With his mambo orchestra a hit right out of the gate, Sergio Mendoza wanted to take his time to record the band's debut album.
Taking their cue from Perez Prado, Sergio Mendoza y la Orkesta have put on electrifying shows from the start, adding a new twist to Cuban big-band music from the 1940s and 1950s. Writing new material and growing into the band's own unique sound, however, took some time and experimentation. After all, it's not like there's much of a road map out there for a psychedelic indie mambo band.
"I had that in mind, to make a band with that concept—a big band with a lot of horns, some mambo, some cumbia," Mendoza says. "We tried a lot of different things, and it became another entire year of just experimenting with these songs we had, and we finally landed on these 11 songs."
More than two years in the making, Mambo Mexicano! is a shape-shifting record, far from a straight-up mambo-dance party.
"It's not 100 percent traditional. It has some of the original concept and ideas, but we're trying different things," Mendoza says. "I changed my mind a lot of times, to the point where people were starting to question me and starting to wonder if this record was ever going to be done. It did take a little over two years to complete, but in the end, it all came together."
From what Mendoza calls the "spaghetti mambo" of "Traicionera" to the electronics that color "Orkesta y Sonido" to the Brazilian influences on "Mambo in the Dark," Mambo Mexicano! is a record of exciting shifts to go along with the phenomenal musicianship of Mendoza and his band.
For the album's U.S. release on the Los Angeles label Cosmica Records (the European version was released to coincide with an April tour), Mendoza dropped his name, and the band is now simply Y la Orkesta.
It's a nod to the group's fluidity—more than 20 musicians show up in the album's credits—and growth that came primarily onstage.
"A lot of the time, it feels like I'm up there working it and leading the band and calling out different sections, and it really helps having Salvador (Duran) there," Mendoza says. "He's a hell of a performer, and it takes a lot of pressure off me. Between the two of us, we really get the show going, him with performing, and me with directing."
Y la Orkesta's album-release performance will be one for the ages, with an extra-big band onstage headlining the HoCo Festival's second night. The horn section alone counts as a big band—four trumpets, four trombones—and Mendoza promises other guests, like Camilo Lara of the Mexican Institute of Sound.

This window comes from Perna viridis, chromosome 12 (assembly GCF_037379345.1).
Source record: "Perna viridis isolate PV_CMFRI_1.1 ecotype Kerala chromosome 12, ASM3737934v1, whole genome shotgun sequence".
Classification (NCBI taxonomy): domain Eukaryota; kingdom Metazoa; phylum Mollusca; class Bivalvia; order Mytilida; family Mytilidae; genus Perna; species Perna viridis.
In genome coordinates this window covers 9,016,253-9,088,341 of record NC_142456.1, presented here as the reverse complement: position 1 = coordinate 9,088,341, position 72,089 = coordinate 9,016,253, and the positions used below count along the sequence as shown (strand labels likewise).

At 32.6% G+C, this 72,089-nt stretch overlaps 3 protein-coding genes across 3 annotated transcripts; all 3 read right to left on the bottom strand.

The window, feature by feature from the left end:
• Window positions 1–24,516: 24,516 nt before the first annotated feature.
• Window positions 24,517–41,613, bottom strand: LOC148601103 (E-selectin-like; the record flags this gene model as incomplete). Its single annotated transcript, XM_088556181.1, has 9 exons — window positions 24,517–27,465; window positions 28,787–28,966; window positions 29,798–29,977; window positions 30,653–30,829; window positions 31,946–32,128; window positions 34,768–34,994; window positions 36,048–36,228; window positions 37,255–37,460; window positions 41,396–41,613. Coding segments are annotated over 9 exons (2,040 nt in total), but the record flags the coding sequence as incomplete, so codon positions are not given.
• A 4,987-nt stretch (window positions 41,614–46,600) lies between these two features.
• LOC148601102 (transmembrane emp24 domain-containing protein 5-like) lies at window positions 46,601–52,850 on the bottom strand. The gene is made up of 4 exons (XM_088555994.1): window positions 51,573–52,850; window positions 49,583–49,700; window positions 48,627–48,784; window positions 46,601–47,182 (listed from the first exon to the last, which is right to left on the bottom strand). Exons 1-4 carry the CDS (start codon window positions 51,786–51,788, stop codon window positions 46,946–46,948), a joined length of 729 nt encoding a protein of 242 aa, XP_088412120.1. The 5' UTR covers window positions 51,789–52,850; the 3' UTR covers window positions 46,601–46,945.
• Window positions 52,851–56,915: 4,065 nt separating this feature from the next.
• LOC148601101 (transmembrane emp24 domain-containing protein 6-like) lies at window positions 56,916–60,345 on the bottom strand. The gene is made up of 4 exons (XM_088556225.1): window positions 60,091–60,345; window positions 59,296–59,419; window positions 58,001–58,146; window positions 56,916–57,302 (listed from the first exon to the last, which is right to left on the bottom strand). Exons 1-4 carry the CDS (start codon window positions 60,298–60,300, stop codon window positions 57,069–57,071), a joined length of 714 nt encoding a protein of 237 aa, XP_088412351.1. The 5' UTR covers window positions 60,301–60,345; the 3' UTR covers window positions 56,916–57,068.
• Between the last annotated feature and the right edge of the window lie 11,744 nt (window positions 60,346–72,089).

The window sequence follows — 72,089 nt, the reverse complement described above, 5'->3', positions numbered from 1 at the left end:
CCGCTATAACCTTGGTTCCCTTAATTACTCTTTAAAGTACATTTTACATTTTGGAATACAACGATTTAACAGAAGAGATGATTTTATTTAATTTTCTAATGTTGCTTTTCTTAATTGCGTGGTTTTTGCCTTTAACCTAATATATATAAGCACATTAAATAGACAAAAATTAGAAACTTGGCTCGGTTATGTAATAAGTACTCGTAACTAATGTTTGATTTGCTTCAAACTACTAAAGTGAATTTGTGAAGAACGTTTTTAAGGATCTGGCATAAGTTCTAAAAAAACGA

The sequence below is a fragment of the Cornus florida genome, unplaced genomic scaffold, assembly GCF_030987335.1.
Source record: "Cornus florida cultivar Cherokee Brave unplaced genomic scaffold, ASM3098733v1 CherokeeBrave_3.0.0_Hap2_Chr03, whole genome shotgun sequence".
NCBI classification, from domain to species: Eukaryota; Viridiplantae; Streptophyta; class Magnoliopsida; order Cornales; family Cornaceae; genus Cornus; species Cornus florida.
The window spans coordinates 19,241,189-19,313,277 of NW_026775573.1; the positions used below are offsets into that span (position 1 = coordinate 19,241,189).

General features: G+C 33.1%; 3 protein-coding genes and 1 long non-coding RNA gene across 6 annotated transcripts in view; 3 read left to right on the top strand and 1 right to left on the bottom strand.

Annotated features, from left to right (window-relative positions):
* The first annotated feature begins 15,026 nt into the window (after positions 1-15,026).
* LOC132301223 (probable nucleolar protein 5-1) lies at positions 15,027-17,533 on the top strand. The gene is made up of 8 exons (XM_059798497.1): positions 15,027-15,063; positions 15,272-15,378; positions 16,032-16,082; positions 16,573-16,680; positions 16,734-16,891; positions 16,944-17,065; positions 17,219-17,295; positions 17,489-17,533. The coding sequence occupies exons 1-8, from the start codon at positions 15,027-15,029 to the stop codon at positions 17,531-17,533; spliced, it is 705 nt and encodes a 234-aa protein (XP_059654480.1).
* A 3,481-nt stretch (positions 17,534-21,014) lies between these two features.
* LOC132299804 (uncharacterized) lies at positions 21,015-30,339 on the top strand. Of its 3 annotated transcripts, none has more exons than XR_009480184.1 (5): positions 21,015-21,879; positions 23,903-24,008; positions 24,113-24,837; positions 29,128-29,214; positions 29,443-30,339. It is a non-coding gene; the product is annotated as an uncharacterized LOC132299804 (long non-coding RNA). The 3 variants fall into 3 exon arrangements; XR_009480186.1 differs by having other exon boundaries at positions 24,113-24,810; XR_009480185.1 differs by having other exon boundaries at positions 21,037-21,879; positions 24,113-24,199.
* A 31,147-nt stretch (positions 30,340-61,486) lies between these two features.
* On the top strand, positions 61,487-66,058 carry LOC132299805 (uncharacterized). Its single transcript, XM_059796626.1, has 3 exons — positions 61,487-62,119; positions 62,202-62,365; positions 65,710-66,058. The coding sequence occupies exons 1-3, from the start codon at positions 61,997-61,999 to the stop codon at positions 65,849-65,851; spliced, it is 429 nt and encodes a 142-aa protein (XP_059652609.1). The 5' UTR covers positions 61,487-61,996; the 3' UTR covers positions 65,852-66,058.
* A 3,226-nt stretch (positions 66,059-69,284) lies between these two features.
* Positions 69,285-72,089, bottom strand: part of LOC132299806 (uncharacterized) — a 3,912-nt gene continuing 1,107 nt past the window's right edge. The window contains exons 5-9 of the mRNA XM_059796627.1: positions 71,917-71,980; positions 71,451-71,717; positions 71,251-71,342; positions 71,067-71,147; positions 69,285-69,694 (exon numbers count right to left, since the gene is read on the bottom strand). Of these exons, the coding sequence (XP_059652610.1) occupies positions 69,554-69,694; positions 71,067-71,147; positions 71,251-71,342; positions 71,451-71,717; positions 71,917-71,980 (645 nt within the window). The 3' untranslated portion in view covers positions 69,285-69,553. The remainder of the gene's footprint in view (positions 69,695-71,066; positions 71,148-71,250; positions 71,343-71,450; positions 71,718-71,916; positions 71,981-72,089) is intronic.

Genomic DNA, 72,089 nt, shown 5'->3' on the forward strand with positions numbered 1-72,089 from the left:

"It's going to be a fun night, with a lot of the friends and people who have recorded on this record. We're happy it's finally out," he says.
"It's different every night, and that's one of the parts that keep the musicians interested. It is a big band, and there are a lot of people playing the same song, but we still leave that freedom by keeping things really fresh and really open," he says. "... When it's a good crowd, it definitely leads to different things in the music."
Recorded mainly at Wavelab Studio, Mambo Mexicano! is the culmination of a quick ascendancy for Y la Orkesta, from one-off cover band at the annual Great Cover-Up to the winner of multiple Tucson Area Music Awards, including 2009 Up-and-Coming Artist of the Year and 2010 Band of the Year. The band is also a three-time winner in the Latin Jazz/Salsa category.
"Every time you do the Great Cover-Up, it's the rule that it's going to be a one-off; you put a lot of rehearsal into it, but it's just for one night. But I had a feeling that by doing Perez Prado, there was no way we wouldn't do that again. It was a lot of fun putting it together, and it was a fun group, and I just knew it was going to get busy, and I was ready for that," Mendoza says.
Since the debut of Y la Orkesta, Mendoza has become even more in demand as a keyboard, accordion and vihuela player, touring with Calexico and DeVotchKa, and sitting in for shows with Lara's Mexican Institute of Sound and Howe Gelb's Giant Giant Sand.
"It's been a learning experience more than anything, and I still look at it that way, even as I do more and more," he says.
"I think it was Béla Fleck who said you learn more from those people you play with than the videos you watch or the music you listen to, and I think it's true for me. You learn from them, and you take what you can to make your own personal project better."
Ultimately, Mendoza has directed the musical growth and experiences from his collaborative roles right back into Y la Orkesta. And being a bandleader has informed his perspective as a sideman. But can each continue building on the other one?
"I think about that a lot," he says. "What everybody would want to do—and most people would say you should do—is focus on one, and have your own band and try to make that happen. Maybe at some point, it's going to lead to that, but I also like playing with a lot of people and playing a lot of different styles of music, and as long as I feel like doing that, I will keep doing things I normally wouldn't do with my own band."